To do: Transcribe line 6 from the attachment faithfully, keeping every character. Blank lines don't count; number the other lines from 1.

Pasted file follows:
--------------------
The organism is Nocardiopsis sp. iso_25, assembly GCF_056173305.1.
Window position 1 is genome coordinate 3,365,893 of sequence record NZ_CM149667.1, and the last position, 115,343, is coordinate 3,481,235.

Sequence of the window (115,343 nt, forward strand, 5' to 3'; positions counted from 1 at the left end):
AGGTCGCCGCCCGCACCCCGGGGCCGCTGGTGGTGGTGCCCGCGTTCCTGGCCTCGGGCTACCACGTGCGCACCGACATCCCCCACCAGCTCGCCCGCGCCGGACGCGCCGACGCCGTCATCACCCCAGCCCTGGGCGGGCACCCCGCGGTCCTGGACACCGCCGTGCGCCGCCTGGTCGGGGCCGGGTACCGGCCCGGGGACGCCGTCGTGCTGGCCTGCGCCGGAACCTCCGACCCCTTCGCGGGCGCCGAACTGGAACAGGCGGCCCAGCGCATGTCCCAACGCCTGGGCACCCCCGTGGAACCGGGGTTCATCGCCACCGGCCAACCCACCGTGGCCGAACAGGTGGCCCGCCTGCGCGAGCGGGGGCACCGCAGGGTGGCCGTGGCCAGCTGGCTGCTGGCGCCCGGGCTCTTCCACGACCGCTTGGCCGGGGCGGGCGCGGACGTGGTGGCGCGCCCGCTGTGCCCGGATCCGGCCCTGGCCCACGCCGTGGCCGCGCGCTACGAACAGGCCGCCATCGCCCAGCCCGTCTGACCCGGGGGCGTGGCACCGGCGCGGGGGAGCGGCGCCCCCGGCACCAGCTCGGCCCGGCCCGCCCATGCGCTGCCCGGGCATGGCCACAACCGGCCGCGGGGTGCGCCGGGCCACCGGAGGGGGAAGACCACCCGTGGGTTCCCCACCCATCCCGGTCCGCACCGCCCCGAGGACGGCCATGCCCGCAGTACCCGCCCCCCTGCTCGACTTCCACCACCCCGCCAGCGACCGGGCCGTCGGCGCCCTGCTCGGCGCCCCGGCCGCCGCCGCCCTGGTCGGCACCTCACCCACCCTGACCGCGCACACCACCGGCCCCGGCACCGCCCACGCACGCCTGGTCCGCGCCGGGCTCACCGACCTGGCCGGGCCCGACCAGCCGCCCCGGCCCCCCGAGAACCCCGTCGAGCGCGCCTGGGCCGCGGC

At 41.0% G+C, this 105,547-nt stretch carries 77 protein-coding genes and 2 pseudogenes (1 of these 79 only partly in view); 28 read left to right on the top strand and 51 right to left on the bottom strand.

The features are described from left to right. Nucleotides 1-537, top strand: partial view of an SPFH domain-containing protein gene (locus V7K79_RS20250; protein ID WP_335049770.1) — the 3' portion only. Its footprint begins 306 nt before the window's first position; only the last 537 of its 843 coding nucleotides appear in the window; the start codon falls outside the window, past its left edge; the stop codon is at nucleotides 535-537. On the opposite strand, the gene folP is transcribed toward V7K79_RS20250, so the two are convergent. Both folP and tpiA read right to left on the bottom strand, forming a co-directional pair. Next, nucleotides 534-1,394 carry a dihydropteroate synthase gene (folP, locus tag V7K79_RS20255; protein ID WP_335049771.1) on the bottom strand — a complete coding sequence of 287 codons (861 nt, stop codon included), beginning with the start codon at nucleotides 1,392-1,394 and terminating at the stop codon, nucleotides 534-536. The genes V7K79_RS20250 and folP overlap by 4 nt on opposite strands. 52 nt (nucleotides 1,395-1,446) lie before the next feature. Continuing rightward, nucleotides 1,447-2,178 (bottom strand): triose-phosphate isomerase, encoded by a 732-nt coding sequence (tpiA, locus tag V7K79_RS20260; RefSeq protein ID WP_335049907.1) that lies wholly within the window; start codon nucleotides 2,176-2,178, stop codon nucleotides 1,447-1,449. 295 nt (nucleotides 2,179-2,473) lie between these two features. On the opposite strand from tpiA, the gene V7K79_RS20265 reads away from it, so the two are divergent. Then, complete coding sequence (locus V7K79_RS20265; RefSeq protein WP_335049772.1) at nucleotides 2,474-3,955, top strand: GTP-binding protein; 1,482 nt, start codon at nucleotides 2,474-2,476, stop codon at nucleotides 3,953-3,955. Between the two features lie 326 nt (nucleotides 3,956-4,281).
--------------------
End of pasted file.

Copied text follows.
The features are described from left to right. Nucleotides 1-537, top strand: partial view of an SPFH domain-containing protein gene (locus V7K79_RS20250; protein ID WP_335049770.1) — the 3' portion only. Its footprint begins 306 nt before the window's first position; only the last 537 of its 843 coding nucleotides appear in the window; the start codon falls outside the window, past its left edge; the stop codon is at nucleotides 535-537. On the opposite strand, the gene folP is transcribed toward V7K79_RS20250, so the two are convergent. Both folP and tpiA read right to left on the bottom strand, forming a co-directional pair. Next, nucleotides 534-1,394 carry a dihydropteroate synthase gene (folP, locus tag V7K79_RS20255; protein ID WP_335049771.1) on the bottom strand — a complete coding sequence of 287 codons (861 nt, stop codon included), beginning with the start codon at nucleotides 1,392-1,394 and terminating at the stop codon, nucleotides 534-536. The genes V7K79_RS20250 and folP overlap by 4 nt on opposite strands. 52 nt (nucleotides 1,395-1,446) lie before the next feature. Continuing rightward, nucleotides 1,447-2,178 (bottom strand): triose-phosphate isomerase, encoded by a 732-nt coding sequence (tpiA, locus tag V7K79_RS20260; RefSeq protein ID WP_335049907.1) that lies wholly within the window; start codon nucleotides 2,176-2,178, stop codon nucleotides 1,447-1,449. 295 nt (nucleotides 2,179-2,473) lie between these two features. On the opposite strand from tpiA, the gene V7K79_RS20265 reads away from it, so the two are divergent. Then, complete coding sequence (locus V7K79_RS20265; RefSeq protein WP_335049772.1) at nucleotides 2,474-3,955, top strand: GTP-binding protein; 1,482 nt, start codon at nucleotides 2,474-2,476, stop codon at nucleotides 3,953-3,955. Between the two features lie 326 nt (nucleotides 3,956-4,281).